What Are Crankbaits?

Fishing is one of our favorite pastimes, so it’s no wonder that we want to share the love with our readers. One of the questions we frequently get is “what are crankbaits”? In this article, we’ll explain what crankbaits are and how you can use them. We’ll also share some of our recommend crankbaits.

What are Crankbaits?

A crankbait is a lure used in fishing designed to mimic a baitfish or crayfish’s movements that is used to catch bass fish. It’s carved out of wood or made from plastic and found in two categories. One type has a plastic or metal lipped bill. The plastic bill is easier to work with and formed into a scoop shape that resembles a spoon.

As you may have guessed, the lipped bill causes the lure to dive underwater when it’s retrieved. It works by creating resistance to the retrieve action, where the angle of the lip forces the lure deeper and deeper underwater as the rate of retrieval increases. Also, suspended baits float when sitting still, and it’s when you retrieve it, it begins its underwater dive to attract other fish.

A second type is lipless that’s specially designed without a lip so they can’t dive. Instead, lipless crankbaits sink, making them better suited for a rapid pace through the water with their inherent wobble, enticing hits along the way.

Anglers are a creative bunch, and you love to try different techniques with lures. You weigh down the lipless lure by adding BBs to the inside, making a noise as the lure wobbles during a quick retrieve.

The noise attracts other larger fish, which should result in more hits. You will notice that a lipless crankbait attaches the line at the top instead of the front as with lipped crankbaits.

While some fishermen add BBs to their lures to change their characteristics, the right amount affords the lure a buoyancy level that almost makes their weight neutral underwater, meaning that they will suspend until the next time they’re retrieved.

Types of Crankbaits

A crankbait wobbles as it moves through the water. It’s the movement, and in some cases, the sound it makes creates an illusion that the bait is alive and moving through the water under its own power. It’s precisely this action that attracts fish and encourages their reaction to hit the lure.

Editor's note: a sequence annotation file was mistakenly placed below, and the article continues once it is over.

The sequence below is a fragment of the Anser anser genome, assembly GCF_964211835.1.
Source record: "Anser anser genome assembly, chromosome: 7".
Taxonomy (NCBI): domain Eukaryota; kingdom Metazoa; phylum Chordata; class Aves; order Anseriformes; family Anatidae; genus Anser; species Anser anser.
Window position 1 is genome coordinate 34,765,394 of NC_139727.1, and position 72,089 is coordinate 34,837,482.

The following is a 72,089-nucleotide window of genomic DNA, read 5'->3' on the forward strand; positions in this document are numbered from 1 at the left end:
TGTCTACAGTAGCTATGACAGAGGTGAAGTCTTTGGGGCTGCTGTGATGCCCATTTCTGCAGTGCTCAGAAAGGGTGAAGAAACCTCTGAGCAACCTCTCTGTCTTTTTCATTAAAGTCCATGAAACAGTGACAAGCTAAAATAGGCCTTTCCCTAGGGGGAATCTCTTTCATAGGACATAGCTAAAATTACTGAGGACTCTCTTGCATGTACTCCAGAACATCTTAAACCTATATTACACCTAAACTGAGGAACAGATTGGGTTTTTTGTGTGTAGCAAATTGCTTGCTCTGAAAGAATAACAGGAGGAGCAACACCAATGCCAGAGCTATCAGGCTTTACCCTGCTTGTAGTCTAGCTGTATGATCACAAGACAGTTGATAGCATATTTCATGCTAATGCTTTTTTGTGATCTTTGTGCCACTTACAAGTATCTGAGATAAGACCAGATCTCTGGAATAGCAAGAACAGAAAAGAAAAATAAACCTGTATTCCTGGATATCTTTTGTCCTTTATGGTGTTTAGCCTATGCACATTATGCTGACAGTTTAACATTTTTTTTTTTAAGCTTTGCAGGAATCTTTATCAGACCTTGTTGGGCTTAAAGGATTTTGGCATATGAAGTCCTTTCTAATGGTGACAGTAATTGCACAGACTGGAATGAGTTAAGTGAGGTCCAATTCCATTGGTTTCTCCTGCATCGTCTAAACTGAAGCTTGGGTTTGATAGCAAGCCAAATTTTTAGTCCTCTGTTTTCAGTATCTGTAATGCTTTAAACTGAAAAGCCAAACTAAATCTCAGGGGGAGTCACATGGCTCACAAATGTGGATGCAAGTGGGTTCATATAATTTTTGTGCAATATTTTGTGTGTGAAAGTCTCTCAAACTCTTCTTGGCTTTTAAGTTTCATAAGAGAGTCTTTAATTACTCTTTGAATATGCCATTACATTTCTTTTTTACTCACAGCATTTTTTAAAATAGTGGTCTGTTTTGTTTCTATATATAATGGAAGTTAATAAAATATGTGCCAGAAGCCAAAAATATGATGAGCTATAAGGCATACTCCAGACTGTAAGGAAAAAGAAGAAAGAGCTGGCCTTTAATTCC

Each type of the lure’s design characteristics determine how deep it dives, and depth is also defined in part by the type of line used on your reel. Braided line floats and offers resistance to the lure, increasing its buoyancy. Fluorocarbon line sinks and is the best for a crankbait because it allows the bait to run at its maximum depth.

After reaching its maximum depth, it will stay on that plane for a short time then start rising again until it’s back at your rod. There are three types of crankbaits for bass described here based on their diving depths.

Shallow Divers

Typically, a shallow depth crankbait is smaller than deep divers and have more buoyancy. Wakebaits, a type of crankbait that rides just under the surface of the water, are shallow divers, too. There is no mistaking their “V” shaped wake pattern while you’re reeling in and preparing for another cast. Wakebaits work very well in rivers where the risk of snags is high. Shallow diving baits attract smallmouth bass, and sometimes they’ll rise and take a swipe at the bait as it passes by just overhead.

A characteristic of shallow divers is their uncanny ability to attract fish that are going after bait schools. Small minnows jumping on the surface is a dead giveaway of an imminent attack by predatory fish.

Medium Divers